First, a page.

To me, fall is the best time of year to plant in Colorado. Besides the fact that it’s easier on me to plant when the temperatures are mild, it’s also easier for the plant to get established after the blistering heat has ended and before harsh, winter weather arrives. Last of all, fall is a great time to find still-healthy plants on sale, if you have some time to shop around and select carefully.
By Susan Perry
Colorado State University Extension Master Gardener in Larimer County
Sometimes, “fall” starts in Colorado in mid-August and can often last till mid-November. By “fall”, I mean the really hot weather has broken, the temperatures are in the low 80s, and the ground can still be dug. Mornings are cool and crisp, and it’s a pleasure to be outside gardening. Even if you garden into the afternoon, the temperatures are mild enough to prevent you and your plants from wilting. For trees, shrubs, sod, and perennials, try to start your planting as early as possible, to give plants the chance to establish roots before the ground freezes. Waiting until late October or early November will reduce the chance that your plants will survive.
While some plants prefer spring planting, either because they require more regular moisture than one can expect during a typical Colorado winter or because they need heat to develop their root system, they are the exception. This is not to say that they will die if planted in the fall, but simply that the chance they’ll survive are higher if planted in the spring. Plants preferring spring planting include ornamental grasses (particularly warm-season grasses), evergreens, hostas, astilbe, clematis vine, whirling butterflies (Gaura ‘Siskiyou Pink’), buddleia, some ice plants and other succulents, raspberries, some penstemons, agastache, and evening primrose (Oenothera speciosus ‘Rosea’).
For the most part, fall planting is easier on the plant. Since the flowering and budding season is over, the plant will concentrate all its energy on developing a root system. In the fall, the soil is still warm which also encourages the plant to establish roots. By the time we get harsh, freezing weather or significant snow, your fall plantings may have had several months to establish. Without the stress of extreme heat, plants have a longer period to establish and expand their roots systems. As long as the soil temperature remains above 40 degrees, root growth can continue. The earlier you can get started, the longer head-start you give the plants. Just be sure to mulch thoroughly after planting, both to increase moisture retention and to provide winter protection.
Also, be sure to give your plants adequate water throughout the fall. Once winter comes, plan to water at least monthly, early on a sunny day when the temperature is above freezing. Unless we have extended periods of snow, without regular winter watering, our relentless winter winds can desiccate your new plants, which may appear normal in spring but then suddenly succumb to summer heat or other stress-related problems. Finally, be cautious about fertilizing fall plantings: many fertilizers are high in nitrogen, which will promote foliage growth at the expense of root development. It’s better to err on the side of caution when contemplating fertilizing fall plantings. With the proper care, by spring your plants will bloom as if they were multi-year veterans in your garden.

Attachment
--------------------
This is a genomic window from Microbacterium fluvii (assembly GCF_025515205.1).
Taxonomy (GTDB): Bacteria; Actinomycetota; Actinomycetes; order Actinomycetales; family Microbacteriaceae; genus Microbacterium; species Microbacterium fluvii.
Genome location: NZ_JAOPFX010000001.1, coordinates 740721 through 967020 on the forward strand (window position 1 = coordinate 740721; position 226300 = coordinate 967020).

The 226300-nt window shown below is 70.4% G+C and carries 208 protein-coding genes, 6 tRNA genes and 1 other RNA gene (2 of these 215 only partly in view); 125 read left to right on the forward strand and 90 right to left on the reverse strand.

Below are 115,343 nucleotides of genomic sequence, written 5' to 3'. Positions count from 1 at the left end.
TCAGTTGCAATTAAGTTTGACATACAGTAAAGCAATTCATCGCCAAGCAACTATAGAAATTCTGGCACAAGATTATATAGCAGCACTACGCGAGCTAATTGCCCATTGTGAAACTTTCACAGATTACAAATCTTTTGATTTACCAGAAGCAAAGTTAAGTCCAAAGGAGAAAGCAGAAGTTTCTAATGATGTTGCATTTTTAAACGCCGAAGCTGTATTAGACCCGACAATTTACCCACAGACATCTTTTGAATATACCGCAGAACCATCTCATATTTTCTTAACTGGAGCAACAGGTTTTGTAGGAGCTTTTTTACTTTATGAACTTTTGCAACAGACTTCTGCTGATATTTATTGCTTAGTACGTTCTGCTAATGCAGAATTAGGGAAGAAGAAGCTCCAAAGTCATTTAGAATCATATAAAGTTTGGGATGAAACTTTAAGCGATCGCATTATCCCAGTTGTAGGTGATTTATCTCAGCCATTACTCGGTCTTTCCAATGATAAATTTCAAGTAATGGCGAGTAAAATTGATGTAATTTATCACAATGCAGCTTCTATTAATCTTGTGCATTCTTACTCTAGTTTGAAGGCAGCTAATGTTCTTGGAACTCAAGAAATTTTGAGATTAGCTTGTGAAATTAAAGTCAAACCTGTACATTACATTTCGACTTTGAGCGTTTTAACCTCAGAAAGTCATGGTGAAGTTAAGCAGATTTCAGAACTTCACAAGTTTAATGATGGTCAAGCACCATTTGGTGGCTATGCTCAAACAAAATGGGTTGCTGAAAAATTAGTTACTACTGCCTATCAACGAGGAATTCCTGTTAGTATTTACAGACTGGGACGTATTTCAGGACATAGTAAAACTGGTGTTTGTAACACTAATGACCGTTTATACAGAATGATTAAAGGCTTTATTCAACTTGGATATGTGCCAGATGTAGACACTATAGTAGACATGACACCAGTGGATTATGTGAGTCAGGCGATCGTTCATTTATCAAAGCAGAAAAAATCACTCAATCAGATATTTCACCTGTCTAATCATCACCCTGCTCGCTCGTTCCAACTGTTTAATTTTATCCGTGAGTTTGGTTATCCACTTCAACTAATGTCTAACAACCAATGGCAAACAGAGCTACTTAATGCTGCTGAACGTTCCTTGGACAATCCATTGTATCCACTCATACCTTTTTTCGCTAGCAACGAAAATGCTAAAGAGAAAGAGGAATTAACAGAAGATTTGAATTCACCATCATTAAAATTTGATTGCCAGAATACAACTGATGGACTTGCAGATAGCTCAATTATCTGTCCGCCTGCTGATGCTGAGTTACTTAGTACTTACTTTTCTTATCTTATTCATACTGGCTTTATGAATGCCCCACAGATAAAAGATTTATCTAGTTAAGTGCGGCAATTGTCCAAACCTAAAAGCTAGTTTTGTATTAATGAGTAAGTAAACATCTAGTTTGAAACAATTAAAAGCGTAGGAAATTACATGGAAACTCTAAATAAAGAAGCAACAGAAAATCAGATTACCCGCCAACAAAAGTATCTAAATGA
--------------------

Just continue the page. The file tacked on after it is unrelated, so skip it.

Finally, most nurseries want to clear out as much of their stock as possible in the fall so that they don’t have to spend the winter keeping their plants alive. While the selection of plants available in inventory in the fall may be limited, if you’re flexible about what plants you want, there are great deals available. As time passes, the prices go lower and lower. You simply have to weigh the chances that waiting late enough to get a great price will risk that there’s not enough time for the plant to establish before the ground freezes. Or, as Clint Eastwood famously said, “Do you feel lucky?”
One year, I bought a honeysuckle in late October for $5 that was originally priced at $25 in May. The following spring, it looked like a champ and anyway, I figured if it didn’t live, I wasn’t breaking the bank. That time, it worked out. Other times, it hasn’t. Either way, look carefully at the plant to make sure it’s healthy, but I’m a big believer that healthy roots are most important. Even plants with dead foliage can grow into beautiful specimens, as long as they have healthy roots, are planted correctly, and given a little TLC.
In my opinion, fall planting can be quite successful in Colorado. With the proper selection of plants, enough time for them to become established, and proper winter care, you can get a head-start on a beautiful garden for next spring.